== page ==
The Graphical User Interface¶
The Graphical User Interface (GUI) provides a point-and-click experience for working with Chameleon resources. From the GUI, you may perform tasks such as manage and launch instances, and configure custom networking. Additionally, you may download an OpenStack RC file from the GUI if you wish to work with the Command Line Interface, instead. The Chameleon GUI is built on top of OpenStack Horizon. There are two Chameleon resource sites, each with its own URL (though it is possible to easily switch from one to other, see Project and Site Menu).
The Texas Advanced Computing Center resources (CHI@TACC) are available at:
The University of Chicago resources (CHI@UC) are available at:
Chameleon also hosts an OpenStack KVM implementation where you may work with virtual machines. This site does not have access to bare metal resources. It is available at:
This section provides an overview of features available on the GUI for the bare metal sites at the Texas Advanced Computing Center (CHI@TACC) and the University of Chicago (CHI@UC). For information about OpenStack KVM, please see KVM.
You may login to either site using your Chameleon portal username and password.
These two Chameleon bare metal sites—CHI@TACC and CHI@UC—only share user accounts, but snapshots, keypairs, Swift containers, Gnocchi metrics and other objects at each site are independent. For example, a keypair created at the CHI@TACC site is not available at the CHI@UC site. In addition, the bare metal resource types vary between CHI@TACC and CHI@UC.
Upon logging in to the GUI at a Chameleon site, you will see your project’s Overview page.
In the settings menu, you can change user specific settings such as the Timezone.
Updating your Timezone is highly recommended. When you make reservations for bare metal resources, your local time will be used. UTC is the default Timezone.
The Help menu item will take you to this documentation site.
OpenStack RC File¶
Clicking on this menu items will download a customized RC file for use with the OpenStack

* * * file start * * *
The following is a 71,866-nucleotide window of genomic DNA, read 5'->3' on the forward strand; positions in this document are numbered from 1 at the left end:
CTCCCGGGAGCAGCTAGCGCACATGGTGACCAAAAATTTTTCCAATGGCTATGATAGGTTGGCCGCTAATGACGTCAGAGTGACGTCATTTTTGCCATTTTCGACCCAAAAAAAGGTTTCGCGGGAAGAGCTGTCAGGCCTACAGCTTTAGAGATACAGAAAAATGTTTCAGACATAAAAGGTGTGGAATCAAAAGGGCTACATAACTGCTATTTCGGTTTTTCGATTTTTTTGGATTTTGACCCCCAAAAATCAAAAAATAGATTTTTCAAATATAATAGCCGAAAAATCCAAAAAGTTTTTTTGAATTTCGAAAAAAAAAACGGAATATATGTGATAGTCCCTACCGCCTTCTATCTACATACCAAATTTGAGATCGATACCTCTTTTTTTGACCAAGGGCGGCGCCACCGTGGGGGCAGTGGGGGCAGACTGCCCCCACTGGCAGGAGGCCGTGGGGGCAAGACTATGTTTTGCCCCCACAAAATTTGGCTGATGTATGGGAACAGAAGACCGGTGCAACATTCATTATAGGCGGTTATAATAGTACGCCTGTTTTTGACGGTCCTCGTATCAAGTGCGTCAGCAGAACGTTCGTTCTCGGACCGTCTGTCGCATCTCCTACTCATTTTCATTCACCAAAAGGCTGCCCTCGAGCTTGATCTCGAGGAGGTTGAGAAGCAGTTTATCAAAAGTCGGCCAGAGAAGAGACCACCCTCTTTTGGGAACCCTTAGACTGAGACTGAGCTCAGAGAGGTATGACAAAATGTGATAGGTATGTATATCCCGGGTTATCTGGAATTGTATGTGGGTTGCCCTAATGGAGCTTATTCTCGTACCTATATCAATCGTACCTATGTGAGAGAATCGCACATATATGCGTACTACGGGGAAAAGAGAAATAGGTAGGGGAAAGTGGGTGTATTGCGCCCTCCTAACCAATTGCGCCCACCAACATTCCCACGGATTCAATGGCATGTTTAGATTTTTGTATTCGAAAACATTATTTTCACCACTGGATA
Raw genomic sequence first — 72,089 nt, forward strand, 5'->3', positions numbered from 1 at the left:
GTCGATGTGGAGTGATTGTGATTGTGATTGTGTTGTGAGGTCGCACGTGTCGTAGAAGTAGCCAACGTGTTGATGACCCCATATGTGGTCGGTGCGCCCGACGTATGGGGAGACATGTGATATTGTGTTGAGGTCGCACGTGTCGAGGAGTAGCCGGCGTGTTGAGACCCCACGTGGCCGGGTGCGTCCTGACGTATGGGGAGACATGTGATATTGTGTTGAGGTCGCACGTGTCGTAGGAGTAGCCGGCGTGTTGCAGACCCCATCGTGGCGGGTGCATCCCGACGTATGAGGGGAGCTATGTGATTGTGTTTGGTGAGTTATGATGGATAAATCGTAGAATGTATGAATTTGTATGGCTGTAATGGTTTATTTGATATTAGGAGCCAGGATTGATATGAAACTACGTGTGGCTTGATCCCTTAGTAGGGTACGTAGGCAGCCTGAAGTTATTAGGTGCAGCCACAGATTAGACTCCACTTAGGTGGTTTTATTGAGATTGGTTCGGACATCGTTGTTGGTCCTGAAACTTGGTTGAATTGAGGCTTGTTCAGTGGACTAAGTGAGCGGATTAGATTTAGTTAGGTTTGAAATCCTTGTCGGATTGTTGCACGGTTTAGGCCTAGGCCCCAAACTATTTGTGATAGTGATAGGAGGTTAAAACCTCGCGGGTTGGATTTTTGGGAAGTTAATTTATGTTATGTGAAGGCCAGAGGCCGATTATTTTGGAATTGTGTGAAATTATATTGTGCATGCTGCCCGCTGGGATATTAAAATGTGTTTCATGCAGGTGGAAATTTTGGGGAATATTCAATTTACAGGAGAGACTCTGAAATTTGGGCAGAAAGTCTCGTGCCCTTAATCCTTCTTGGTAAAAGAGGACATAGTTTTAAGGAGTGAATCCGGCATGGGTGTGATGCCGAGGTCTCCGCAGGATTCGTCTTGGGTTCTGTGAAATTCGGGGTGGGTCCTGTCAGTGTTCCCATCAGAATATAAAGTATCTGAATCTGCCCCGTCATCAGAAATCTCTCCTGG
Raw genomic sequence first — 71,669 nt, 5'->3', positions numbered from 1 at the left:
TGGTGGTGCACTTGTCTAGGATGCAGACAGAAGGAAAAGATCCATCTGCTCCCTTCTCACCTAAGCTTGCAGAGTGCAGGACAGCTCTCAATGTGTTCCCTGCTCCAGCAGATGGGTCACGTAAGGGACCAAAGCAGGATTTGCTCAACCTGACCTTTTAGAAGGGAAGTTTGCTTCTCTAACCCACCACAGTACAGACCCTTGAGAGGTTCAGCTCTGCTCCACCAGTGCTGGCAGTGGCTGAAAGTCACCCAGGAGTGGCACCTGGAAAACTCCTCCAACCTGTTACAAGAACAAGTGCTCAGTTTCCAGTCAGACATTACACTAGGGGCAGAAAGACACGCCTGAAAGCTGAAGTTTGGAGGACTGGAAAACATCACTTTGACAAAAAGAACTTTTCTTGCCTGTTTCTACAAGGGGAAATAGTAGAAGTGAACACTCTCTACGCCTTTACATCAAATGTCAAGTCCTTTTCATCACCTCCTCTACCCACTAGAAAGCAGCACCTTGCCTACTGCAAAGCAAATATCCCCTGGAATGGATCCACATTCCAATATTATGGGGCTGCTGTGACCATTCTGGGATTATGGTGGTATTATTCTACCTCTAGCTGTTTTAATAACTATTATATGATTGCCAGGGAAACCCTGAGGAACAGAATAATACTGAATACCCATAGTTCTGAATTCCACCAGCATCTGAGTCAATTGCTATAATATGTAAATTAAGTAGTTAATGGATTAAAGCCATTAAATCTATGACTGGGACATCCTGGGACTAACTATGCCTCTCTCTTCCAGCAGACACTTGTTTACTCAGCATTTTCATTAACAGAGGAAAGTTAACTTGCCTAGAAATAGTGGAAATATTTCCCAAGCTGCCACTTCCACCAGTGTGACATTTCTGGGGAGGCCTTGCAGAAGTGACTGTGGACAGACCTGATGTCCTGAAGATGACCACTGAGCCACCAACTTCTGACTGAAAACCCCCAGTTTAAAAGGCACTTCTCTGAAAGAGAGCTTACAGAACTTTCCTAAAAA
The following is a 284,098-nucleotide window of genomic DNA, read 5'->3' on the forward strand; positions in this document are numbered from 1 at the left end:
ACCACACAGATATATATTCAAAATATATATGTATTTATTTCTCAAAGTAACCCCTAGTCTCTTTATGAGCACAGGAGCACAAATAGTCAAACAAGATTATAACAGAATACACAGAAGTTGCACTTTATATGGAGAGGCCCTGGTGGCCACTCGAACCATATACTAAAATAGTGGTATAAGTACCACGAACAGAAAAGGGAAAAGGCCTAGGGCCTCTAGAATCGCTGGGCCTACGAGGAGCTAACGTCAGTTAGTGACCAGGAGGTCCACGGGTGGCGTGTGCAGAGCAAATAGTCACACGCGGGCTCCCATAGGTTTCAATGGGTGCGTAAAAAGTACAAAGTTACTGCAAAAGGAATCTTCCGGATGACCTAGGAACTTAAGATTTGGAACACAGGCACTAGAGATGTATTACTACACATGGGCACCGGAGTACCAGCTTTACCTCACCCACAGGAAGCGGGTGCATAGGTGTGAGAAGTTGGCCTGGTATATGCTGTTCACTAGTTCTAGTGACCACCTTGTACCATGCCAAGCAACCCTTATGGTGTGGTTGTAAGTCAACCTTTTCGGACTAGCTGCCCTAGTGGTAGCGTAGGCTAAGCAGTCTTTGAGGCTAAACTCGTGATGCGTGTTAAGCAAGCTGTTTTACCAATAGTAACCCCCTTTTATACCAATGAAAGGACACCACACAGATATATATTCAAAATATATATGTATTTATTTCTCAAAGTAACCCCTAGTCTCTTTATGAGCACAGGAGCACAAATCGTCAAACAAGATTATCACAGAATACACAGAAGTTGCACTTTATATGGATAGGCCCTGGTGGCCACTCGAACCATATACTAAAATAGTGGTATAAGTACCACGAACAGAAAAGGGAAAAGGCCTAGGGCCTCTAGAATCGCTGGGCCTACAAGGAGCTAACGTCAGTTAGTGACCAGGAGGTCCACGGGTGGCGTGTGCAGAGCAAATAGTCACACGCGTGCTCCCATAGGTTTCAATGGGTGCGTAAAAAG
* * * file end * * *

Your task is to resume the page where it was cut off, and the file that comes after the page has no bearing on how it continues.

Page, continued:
Command Line Interface. Source the RC file using
source command to configure
environment variables that allow you to easily log in using the Command
Line Interface. For more information about OpenStack RC script, please
see The OpenStack RC Script.
You may change the GUI theme by selecting the provided menu items.
Use the sign out menu item to sign out from your current site.
If you do not sign out manually, your session will expire in 30 minutes.
Use Compute section for reserving, configuring and managing your instances.
The Overview page provides a graphical summary of your project’s current resource usage.
At the bare metal sites, you may launch as many instances as you like, but bounded by the project Service Unit allocation. However, at the OpenStack KVM site, your project is limited to a certain number of virtual machines. By default, each project is allowed to allocate 50 Floating IP addresses and use 10 Security Groups. You may request additional resources by submitting a ticket on the help desk.
The Instances page allows you to work with your instances. You may launch, terminate, monitor, or reboot an instance. Clicking on the dropdown list in Action column to see what you are eligible to do to your instances.
The Images page allows you to view, upload and edit the images. You may also use this page to launch instance using selected images.
You can only edit the images you own.
Search for images using the filter bar.
The Key Pairs page allows you to create, import and manage SSH key pairs associated with your user account.
Chameleon only stores the public key for each SSH key pair. Do not upload your private key to the portal! Private keys look like this:
To delete a SSH key pair, click on the Delete Key Pair button in the Action column. You may delete multiple key pairs by selecting them via the checkbox and clicking the Delete Key Pairs button.
Creating a Key Pair¶
To create a key pair, click the + Create Key Pair button. In the prompted dialog, provide a name for your new key pair and then click the Create Key Pair button.
.pem file that contains the Private Key should be automatically
downloaded. In addition, the Public Key associated with the Private Key